Over the summer, Identity Evropa and Patriot Front, a pair of fascist groups aligned with the white-supremacist movement, have been waging a propaganda war in Denver, Colorado Springs, Fort Collins and other urban-corridor locations by way of stickers, banners and photos shared on Twitter accounts affiliated with their national organizations.
Among those fighting these efforts are members of Colorado Springs Anti-Fascists
, whose Rosa Luxemburg (a pseudonym) confirms that CSAF responses have had to ramp up to match the pace of the hate messages proliferating along the Front Range.
"We've definitely been busy the last few months," notes Luxemburg, corresponding via email. "We've basically got a quick-reaction network of folks across the state working to identify and remove fascist postings in the major metro area."
There have been plenty of the latter. The photo at the top of this post, the original of which was cropped to mask the identity of the two men in it, is among several images from Denver tweeted by Identity Evropa, which, according to the Southern Poverty Law Center
, is "at the forefront of the racist 'alt-right's' effort to recruit white, college-aged men and transform them into the fashionable new face of white nationalism."
A Patriot Front sticker on a Denver street, as seen in a photo tweeted by the group in recent weeks.
Instead of "denigrating people of color," the SPLC continues, "the campus-based organization focuses on raising white racial consciousness, building community based on shared racial identity and intellectualizing white-supremacist ideology."
The SPLC adds that "Identity Evropa members insist they’re not racist, but 'identitarians' who are interested in preserving Western culture."
Despite this spin, the center has branded the outfit a hate group, one of 21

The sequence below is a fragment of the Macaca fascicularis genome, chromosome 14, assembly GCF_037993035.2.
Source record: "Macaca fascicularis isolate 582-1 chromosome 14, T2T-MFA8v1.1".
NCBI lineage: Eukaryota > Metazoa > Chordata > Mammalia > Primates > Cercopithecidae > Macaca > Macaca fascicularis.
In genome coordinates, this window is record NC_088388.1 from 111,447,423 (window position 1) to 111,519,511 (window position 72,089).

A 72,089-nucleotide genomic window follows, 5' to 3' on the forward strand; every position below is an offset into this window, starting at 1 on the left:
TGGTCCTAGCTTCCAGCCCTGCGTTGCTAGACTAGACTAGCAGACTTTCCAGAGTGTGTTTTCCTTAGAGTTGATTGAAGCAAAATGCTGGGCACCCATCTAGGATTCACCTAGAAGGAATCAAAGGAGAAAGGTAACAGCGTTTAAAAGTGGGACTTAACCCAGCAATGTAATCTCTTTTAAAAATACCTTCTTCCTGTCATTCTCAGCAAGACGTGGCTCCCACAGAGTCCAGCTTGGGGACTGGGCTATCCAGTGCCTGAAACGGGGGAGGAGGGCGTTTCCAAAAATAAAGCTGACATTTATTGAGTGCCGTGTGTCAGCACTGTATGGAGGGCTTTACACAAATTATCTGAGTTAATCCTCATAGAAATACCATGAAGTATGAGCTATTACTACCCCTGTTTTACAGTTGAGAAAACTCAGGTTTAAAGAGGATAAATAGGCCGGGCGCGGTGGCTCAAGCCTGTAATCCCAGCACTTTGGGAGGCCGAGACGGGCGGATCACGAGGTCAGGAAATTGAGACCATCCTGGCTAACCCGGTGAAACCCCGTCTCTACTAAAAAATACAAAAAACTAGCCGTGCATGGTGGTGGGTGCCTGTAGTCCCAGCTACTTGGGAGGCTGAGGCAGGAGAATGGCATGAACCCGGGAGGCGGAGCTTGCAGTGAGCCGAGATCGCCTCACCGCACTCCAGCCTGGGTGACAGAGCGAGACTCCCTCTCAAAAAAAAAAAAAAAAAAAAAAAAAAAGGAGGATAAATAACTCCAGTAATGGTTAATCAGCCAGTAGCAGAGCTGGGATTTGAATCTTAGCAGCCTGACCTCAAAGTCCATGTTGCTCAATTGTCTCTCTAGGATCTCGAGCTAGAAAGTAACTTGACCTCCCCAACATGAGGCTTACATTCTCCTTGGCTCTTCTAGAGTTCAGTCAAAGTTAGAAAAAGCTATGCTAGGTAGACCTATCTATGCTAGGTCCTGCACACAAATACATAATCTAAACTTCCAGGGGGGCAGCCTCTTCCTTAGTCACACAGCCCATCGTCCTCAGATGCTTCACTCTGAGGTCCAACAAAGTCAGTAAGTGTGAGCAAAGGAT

currently active in the state. And while Patriot Front, which the SPLC describes as a "far-right splinter group
born from the fallout over Charlottesville," isn't on the latest list for Colorado, it's clearly making inroads here, as indicated by this post's second photo, an image from Denver tweeted in late August.
Getting the word out about these collectives is among the goals of Colorado Springs Anti-Fascists.
Another photo tweeted in August on the Identity Evropa account — this one showing a sticker emblazoned with the group's logo in Larimer Square.
As noted by Luxemburg, the CSAF has recently "identified and outed Colorado participants in national fascist events
, as well as trying to identify the guy behind the Identity Evropa postings
" by sharing photos of the suspected perpetrator online.
Regarding Patriot Front, Luxemburg acknowledges that "this is speculation, but we wouldn't be surprised if the folks behind it are just rebranded members of the Traditionalist Worker Party — Matt Heimbach's group
, which imploded after his domestic-violence arrest
shortly after their Colorado chapter got their asses kicked at CSU in Fort Collins."
Luxemburg is referencing a neo-Nazi clash in February
following a speech by Charlie Kirk, founder and executive director of Turning Point USA. A scathing op-ed
published by the Rocky Mountain Collegian
, CSU's student newspaper, charged Turning Point USA with having a "history of condoning misogyny and rape apologia in Colorado" that the piece connects to the Traditionalist Worker Party due to "similar doctrines of inequality, separatism and hatred."
TWP minions were at the center of the violence at Colorado State University, another target of recent fascist agitprop. A gallery of pics marked by the Identity Evropa logo at the CSU campus was also tweeted in recent days.
According to Luxemberg, the two fascist groups have been "engaging in a lot of 'guerilla activism' — so banner drops, postings and pop-up photo shoots."
The seized Patriot Front banner, now covered with anti-fascist messages.
Such displays "are designed to be difficult to effectively disrupt, but they are pretty easy to clean up after," she maintains. "Most of the stuff they post is torn down within a couple of hours."
An example involves a Patriot Front banner that was hung on an overpass in Monument, just north of Colorado Springs. Luxemberg reveals that CSAF forces grabbed the banner and "used it as part of a fundraiser/benefit show for the Colorado Immigrant Rights Coalition."
Specifically, Luxemburg goes on, "we charged people $1 to write snarky messages on it and helped raise over $800 for CIRC." (See the photo above.)
Lately, anti-fascist organizations have been fighting stickers with stickers.
"Comrades in Denver have started putting up counter-posters giving people accurate info about Identity Evropa," she allows. "We've also been busy supporting Abolish ICE folks and generally trying to combat fascism on all fronts."
And there seem to be more fronts in Colorado every day.